Outer Banks Surf Fishing for Sea Mullet
A standard two-hook bottom rig, with #2 or #4 long shank, snelled hooks is effective and inexpensive. I like to use the snelled hooks enhanced with a small spinner blade and red beads, called "flicker hooks" by the manufacturer, Bear Paw. The spinner helps to jazz up the presentation by adding flash and color which can increase catches on dirty water days.
For surfcasters, a medium weight spinning rod in the 8 to 9 foot range is a good combo. I like a rod with a tip that's stiff enough to cast from one to four ounces of weight, plus a bottom rig and bait. Every once in a while the fish will be schooled up at the edge of an offshore sand bar, and a long cast will be necessary, but I have found this to be the exception rather than the rule.
I love sea mullet, also called roundhead, whiting, or kingfish. They are one of my all-time favorites to catch, and I give them superior marks on the table. Sea mullet are an easy target for surf and pier fishermen.
Bloodworms and shrimp are the best baits, but small pieces of fresh squid and mullet will also entice them. Mole crabs or "sand fleas" are excellent, and the price of this readily available bait will fit any budget. Surfcasters can usually dig or scoop up an adequate supply of fleas from the damp sand at their feet.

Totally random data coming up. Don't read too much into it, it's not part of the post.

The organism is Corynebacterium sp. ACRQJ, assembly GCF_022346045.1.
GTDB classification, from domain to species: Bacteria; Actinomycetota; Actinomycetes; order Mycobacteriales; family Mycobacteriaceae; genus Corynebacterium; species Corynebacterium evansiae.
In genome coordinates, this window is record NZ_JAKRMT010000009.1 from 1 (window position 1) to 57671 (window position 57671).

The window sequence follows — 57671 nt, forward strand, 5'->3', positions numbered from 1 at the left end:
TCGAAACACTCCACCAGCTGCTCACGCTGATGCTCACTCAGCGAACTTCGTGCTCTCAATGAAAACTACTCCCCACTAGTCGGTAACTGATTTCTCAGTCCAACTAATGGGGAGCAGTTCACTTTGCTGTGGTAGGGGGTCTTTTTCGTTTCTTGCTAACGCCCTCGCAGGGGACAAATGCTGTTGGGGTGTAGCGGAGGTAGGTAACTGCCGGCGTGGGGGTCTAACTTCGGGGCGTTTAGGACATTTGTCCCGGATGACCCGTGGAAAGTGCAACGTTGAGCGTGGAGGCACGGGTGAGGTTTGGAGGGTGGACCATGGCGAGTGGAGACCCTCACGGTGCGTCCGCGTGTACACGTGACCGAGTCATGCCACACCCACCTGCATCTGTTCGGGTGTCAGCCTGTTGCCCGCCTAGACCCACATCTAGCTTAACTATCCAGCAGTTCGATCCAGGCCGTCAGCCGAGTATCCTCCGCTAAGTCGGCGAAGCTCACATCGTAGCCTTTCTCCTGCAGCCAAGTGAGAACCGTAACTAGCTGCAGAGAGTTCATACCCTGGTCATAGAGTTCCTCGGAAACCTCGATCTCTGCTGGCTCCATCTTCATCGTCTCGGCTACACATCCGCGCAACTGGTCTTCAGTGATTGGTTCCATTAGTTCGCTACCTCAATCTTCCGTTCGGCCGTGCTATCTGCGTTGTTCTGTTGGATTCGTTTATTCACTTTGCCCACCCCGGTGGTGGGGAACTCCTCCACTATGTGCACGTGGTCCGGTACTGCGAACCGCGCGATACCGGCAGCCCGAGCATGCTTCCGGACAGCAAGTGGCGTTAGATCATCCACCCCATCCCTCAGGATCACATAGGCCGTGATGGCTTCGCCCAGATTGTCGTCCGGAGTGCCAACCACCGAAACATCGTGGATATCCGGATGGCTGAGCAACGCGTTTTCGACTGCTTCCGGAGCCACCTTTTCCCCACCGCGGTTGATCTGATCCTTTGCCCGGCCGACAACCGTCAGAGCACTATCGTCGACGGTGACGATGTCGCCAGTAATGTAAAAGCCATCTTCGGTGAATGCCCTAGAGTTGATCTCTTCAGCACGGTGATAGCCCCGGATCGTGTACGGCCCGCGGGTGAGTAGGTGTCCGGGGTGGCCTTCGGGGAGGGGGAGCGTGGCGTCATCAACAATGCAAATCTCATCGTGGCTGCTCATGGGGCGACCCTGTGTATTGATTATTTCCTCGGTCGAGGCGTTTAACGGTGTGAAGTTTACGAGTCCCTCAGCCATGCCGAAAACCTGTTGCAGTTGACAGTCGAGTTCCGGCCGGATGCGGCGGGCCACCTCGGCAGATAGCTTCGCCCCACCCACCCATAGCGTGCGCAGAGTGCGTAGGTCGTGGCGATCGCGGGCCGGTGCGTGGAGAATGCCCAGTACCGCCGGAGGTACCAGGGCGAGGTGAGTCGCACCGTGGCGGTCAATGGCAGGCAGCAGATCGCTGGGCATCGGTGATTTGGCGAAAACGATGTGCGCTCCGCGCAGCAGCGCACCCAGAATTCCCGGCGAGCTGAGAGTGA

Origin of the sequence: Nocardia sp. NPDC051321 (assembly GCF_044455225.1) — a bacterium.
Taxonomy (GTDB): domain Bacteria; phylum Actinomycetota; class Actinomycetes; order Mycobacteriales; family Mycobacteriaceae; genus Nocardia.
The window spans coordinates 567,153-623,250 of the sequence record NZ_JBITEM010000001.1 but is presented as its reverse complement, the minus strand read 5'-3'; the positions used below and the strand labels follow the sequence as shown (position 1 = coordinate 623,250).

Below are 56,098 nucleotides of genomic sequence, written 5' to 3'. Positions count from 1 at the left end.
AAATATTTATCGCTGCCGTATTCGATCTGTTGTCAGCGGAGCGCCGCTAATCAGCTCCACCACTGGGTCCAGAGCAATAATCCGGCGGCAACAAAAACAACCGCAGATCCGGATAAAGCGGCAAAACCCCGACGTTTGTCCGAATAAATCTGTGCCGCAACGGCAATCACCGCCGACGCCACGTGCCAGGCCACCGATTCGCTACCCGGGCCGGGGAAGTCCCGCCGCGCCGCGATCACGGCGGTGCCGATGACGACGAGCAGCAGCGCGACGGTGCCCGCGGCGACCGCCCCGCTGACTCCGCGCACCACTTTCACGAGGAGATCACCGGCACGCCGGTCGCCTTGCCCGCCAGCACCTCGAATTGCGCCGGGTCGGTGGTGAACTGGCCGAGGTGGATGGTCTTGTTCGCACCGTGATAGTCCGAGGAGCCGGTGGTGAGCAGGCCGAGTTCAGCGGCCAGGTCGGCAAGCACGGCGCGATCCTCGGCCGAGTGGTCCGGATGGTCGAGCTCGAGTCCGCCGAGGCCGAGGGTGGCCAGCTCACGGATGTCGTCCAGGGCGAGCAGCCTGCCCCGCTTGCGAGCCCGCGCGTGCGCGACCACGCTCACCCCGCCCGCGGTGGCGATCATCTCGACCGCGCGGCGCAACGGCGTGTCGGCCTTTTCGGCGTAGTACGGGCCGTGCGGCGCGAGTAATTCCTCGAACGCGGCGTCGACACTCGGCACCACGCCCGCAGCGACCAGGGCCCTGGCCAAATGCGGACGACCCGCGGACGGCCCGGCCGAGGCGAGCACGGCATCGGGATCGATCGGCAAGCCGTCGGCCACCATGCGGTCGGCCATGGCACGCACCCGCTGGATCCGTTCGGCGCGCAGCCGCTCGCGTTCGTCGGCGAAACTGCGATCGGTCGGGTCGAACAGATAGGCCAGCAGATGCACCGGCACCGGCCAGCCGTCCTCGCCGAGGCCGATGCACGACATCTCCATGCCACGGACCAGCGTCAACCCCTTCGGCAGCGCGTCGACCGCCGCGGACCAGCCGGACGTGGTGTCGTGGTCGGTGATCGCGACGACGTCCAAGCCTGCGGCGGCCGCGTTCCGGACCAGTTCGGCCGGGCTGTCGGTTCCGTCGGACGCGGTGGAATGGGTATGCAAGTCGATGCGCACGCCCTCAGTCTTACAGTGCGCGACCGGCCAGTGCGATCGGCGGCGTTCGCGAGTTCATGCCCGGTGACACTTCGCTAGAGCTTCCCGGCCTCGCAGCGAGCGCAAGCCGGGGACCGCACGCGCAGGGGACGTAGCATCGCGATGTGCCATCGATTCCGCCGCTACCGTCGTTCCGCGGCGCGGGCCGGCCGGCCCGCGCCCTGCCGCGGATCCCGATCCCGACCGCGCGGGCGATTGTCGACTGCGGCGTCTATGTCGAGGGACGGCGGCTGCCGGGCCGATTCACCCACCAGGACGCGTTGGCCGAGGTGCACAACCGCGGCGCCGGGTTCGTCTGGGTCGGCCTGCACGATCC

Pier fishermen also catch them close to the beach. The same bottom rig that works from the beach will do fine on the piers, but rods should be shorter with enough backbone to crank a one-pound fish over the railing. A seven-foot rod, medium reel, and 20-pound test braided line is a good choice for pier anglers.
I would be remiss if I didn't mention the fine eating qualities of sea mullet, one of the reasons these small fish are so popular. The meat is firm, white and mild, with its own unique delicate flavor. . I prefer to fillet them, taking care to remove all of the bones. The fillets are dipped in milk, then shaken in a bag of House-Autry Seafood Breading Mix until each fillet is covered and finished by deep frying to a golden brown. A fresh garden salad and a frosty mug of cold beer completes the meal.
Sea mullet can be caught anywhere in the surf zone, but steep beaches dotted with sandbars and deep holes consistently produce most of the fish. A beach marked by a series of points bordered by small "pockets" can also hold fish. Flat, gradually sloping, and featureless beaches are not generally attractive to sea mullet.
Don't overlook the possibility of the fish being literally at your feet where these silvery bottom feeders will forage for sand fleas and worms tossed around by the breaking waves. A light weight seven foot rod is perfect for prospecting there.